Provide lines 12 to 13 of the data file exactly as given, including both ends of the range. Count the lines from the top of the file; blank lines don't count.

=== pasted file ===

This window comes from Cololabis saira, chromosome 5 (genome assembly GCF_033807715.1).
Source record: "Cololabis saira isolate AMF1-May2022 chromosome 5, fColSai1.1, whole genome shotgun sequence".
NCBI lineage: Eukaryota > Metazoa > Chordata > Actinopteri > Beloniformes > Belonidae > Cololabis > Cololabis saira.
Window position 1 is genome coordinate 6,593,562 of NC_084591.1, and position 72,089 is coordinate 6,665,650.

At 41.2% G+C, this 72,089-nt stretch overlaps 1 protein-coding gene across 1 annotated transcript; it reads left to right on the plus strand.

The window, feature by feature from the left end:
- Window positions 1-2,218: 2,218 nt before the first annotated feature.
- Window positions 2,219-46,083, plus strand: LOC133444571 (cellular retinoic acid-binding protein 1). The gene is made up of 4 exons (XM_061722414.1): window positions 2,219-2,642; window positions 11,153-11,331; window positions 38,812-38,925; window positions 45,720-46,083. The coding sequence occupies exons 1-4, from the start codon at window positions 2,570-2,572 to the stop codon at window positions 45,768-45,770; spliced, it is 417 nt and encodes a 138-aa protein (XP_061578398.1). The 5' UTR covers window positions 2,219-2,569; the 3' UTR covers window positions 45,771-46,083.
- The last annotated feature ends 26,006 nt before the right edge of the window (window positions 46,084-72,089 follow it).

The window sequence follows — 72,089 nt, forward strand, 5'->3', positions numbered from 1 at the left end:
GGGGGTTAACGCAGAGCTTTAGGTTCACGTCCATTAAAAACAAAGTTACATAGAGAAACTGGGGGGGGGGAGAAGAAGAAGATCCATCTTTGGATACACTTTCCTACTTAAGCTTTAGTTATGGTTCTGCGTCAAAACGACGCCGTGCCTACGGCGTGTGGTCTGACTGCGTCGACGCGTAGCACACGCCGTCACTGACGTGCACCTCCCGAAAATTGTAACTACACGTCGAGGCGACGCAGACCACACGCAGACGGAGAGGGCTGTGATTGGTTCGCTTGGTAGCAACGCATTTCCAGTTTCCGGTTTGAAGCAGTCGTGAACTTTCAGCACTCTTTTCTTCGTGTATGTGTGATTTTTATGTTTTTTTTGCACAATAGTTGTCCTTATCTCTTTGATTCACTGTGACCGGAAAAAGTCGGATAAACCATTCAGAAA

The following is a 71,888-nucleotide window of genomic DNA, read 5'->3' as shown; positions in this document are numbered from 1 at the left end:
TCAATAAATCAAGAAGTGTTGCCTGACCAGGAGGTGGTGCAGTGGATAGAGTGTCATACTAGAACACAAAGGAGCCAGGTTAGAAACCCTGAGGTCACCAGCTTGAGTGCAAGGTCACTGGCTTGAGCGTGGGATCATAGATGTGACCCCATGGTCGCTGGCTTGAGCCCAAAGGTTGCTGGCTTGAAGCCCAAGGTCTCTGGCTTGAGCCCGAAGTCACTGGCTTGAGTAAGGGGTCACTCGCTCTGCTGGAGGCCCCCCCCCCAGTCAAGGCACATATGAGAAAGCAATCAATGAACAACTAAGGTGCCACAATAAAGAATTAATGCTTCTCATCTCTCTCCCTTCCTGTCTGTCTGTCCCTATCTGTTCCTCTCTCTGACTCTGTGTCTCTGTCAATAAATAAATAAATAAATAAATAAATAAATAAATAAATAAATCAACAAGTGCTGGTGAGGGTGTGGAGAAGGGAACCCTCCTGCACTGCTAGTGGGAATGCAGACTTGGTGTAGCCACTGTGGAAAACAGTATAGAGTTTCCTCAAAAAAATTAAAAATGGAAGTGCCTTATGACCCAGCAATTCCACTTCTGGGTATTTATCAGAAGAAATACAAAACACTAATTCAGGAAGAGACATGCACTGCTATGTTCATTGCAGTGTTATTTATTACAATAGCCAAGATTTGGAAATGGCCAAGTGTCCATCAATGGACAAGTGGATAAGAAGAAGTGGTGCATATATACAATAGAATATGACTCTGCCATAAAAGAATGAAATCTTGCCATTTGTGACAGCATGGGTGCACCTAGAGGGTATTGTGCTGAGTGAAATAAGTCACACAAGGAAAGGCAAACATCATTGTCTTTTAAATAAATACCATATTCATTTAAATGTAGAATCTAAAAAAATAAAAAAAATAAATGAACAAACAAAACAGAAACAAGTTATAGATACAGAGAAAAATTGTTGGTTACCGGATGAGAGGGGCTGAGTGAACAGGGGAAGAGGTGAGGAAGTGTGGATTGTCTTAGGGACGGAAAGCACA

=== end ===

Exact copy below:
The following is a 71,888-nucleotide window of genomic DNA, read 5'->3' as shown; positions in this document are numbered from 1 at the left end:
TCAATAAATCAAGAAGTGTTGCCTGACCAGGAGGTGGTGCAGTGGATAGAGTGTCATACTAGAACACAAAGGAGCCAGGTTAGAAACCCTGAGGTCACCAGCTTGAGTGCAAGGTCACTGGCTTGAGCGTGGGATCATAGATGTGACCCCATGGTCGCTGGCTTGAGCCCAAAGGTTGCTGGCTTGAAGCCCAAGGTCTCTGGCTTGAGCCCGAAGTCACTGGCTTGAGTAAGGGGTCACTCGCTCTGCTGGAGGCCCCCCCCCCAGTCAAGGCACATATGAGAAAGCAATCAATGAACAACTAAGGTGCCACAATAAAGAATTAATGCTTCTCATCTCTCTCCCTTCCTGTCTGTCTGTCCCTATCTGTTCCTCTCTCTGACTCTGTGTCTCTGTCAATAAATAAATAAATAAATAAATAAATAAATAAATAAATAAATCAACAAGTGCTGGTGAGGGTGTGGAGAAGGGAACCCTCCTGCACTGCTAGTGGGAATGCAGACTTGGTGTAGCCACTGTGGAAAACAGTATAGAGTTTCCTCAAAAAAATTAAAAATGGAAGTGCCTTATGACCCAGCAATTCCACTTCTGGGTATTTATCAGAAGAAATACAAAACACTAATTCAGGAAGAGACATGCACTGCTATGTTCATTGCAGTGTTATTTATTACAATAGCCAAGATTTGGAAATGGCCAAGTGTCCATCAATGGACAAGTGGATAAGAAGAAGTGGTGCATATATACAATAGAATATGACTCTGCCATAAAAGAATGAAATCTTGCCATTTGTGACAGCATGGGTGCACCTAGAGGGTATTGTGCTGAGTGAAATAAGTCACACAAGGAAAGGCAAACATCATTGTCTTTTAAATAAATACCATATTCATTTAAATGTAGAATCTAAAAAAATAAAAAAAATAAATGAACAAACAAAACAGAAACAAGTTATAGATACAGAGAAAAATTGTTGGTTACCGGATGAGAGGGGCTGAGTGAACAGGGGAAGAGGTGAGGAAGTGTGGATTGTCTTAGGGACGGAAAGCACA